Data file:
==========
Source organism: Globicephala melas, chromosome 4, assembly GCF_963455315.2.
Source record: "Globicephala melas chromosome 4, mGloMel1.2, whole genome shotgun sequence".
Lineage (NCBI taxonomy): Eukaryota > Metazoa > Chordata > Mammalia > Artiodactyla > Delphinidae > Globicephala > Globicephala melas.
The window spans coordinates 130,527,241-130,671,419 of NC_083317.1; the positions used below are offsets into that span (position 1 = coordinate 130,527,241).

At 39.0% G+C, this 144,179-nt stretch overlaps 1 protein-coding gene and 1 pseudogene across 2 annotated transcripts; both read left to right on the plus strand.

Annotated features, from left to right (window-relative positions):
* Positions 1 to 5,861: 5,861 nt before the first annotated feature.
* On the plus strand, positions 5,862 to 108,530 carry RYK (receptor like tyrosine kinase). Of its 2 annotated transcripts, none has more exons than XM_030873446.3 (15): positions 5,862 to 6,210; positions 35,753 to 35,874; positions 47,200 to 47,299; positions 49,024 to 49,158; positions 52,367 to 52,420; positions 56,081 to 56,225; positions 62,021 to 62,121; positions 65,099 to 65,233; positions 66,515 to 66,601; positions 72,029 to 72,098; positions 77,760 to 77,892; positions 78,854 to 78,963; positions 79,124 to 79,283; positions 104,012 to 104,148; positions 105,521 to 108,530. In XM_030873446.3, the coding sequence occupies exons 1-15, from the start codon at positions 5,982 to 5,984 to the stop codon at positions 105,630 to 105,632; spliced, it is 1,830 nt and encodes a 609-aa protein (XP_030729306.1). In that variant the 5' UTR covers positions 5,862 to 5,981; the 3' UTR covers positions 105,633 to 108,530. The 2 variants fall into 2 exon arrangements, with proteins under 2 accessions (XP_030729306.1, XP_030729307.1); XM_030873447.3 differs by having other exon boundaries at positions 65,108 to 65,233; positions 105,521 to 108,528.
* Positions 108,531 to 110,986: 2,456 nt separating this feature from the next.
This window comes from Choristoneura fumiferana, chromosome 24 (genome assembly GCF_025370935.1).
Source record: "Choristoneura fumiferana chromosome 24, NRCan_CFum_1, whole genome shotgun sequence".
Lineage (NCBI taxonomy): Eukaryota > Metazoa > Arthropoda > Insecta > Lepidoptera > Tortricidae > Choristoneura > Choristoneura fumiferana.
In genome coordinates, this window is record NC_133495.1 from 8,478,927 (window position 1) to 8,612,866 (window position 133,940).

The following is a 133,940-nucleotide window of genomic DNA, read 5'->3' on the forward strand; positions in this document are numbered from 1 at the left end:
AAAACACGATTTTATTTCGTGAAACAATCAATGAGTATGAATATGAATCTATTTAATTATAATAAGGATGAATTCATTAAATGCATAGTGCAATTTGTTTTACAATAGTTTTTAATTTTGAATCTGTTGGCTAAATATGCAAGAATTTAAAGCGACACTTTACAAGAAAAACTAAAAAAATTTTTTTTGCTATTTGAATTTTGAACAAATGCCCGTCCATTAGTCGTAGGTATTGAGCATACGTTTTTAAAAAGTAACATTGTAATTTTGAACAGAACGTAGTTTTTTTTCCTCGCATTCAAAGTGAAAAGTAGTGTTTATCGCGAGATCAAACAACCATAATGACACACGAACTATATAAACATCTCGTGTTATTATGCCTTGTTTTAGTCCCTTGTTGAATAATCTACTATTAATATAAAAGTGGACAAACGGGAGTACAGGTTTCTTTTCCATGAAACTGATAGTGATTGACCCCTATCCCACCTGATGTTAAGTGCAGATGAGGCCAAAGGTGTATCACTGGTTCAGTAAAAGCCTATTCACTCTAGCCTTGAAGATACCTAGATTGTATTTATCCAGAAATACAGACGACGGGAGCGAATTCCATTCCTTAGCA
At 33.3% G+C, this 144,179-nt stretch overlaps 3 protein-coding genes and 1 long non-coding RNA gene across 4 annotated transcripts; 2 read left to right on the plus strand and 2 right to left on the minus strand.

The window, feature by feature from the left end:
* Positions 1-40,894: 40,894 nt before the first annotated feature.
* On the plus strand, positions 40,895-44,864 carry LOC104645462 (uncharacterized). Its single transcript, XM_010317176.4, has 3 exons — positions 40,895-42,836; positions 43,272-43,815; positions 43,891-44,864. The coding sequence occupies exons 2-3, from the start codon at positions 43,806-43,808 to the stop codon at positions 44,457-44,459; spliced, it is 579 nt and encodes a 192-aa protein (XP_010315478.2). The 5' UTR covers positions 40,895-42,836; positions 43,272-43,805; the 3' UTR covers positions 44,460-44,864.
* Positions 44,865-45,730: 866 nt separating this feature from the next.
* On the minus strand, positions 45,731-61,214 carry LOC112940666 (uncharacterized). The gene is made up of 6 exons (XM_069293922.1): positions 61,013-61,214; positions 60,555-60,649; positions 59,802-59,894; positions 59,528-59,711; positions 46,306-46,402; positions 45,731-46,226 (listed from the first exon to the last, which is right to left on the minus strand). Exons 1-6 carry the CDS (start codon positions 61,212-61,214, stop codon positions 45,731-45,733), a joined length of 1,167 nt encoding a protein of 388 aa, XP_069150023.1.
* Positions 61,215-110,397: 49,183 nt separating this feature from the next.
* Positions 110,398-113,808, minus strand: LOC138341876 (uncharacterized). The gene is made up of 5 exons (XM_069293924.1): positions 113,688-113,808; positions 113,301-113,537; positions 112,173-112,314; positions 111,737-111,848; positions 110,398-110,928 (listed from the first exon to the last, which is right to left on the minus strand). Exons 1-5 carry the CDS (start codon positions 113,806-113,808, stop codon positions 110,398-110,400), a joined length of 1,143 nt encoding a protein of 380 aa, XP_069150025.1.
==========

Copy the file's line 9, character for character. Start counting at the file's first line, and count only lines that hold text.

* Positions 108,531 to 110,986: 2,456 nt separating this feature from the next.